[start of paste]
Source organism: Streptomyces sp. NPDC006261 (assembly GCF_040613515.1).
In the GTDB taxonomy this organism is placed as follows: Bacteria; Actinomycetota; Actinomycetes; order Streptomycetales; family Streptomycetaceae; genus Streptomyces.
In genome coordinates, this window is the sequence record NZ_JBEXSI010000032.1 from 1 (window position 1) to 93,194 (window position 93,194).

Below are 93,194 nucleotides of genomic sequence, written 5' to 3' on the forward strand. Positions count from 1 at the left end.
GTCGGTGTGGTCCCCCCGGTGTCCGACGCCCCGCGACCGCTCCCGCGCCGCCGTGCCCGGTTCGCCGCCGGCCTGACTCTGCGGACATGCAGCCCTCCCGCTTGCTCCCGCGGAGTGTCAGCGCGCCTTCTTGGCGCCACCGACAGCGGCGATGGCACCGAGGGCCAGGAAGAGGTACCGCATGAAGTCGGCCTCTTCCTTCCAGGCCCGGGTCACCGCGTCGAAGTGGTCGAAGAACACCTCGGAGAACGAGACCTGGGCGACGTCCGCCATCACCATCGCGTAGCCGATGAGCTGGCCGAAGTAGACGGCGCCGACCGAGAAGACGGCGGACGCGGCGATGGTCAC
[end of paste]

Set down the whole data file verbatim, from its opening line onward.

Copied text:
Source organism: Streptomyces sp. NPDC006261 (assembly GCF_040613515.1).
In the GTDB taxonomy this organism is placed as follows: Bacteria; Actinomycetota; Actinomycetes; order Streptomycetales; family Streptomycetaceae; genus Streptomyces.
In genome coordinates, this window is the sequence record NZ_JBEXSI010000032.1 from 1 (window position 1) to 93,194 (window position 93,194).

Below are 93,194 nucleotides of genomic sequence, written 5' to 3' on the forward strand. Positions count from 1 at the left end.
GTCGGTGTGGTCCCCCCGGTGTCCGACGCCCCGCGACCGCTCCCGCGCCGCCGTGCCCGGTTCGCCGCCGGCCTGACTCTGCGGACATGCAGCCCTCCCGCTTGCTCCCGCGGAGTGTCAGCGCGCCTTCTTGGCGCCACCGACAGCGGCGATGGCACCGAGGGCCAGGAAGAGGTACCGCATGAAGTCGGCCTCTTCCTTCCAGGCCCGGGTCACCGCGTCGAAGTGGTCGAAGAACACCTCGGAGAACGAGACCTGGGCGACGTCCGCCATCACCATCGCGTAGCCGATGAGCTGGCCGAAGTAGACGGCGCCGACCGAGAAGACGGCGGACGCGGCGATGGTCAC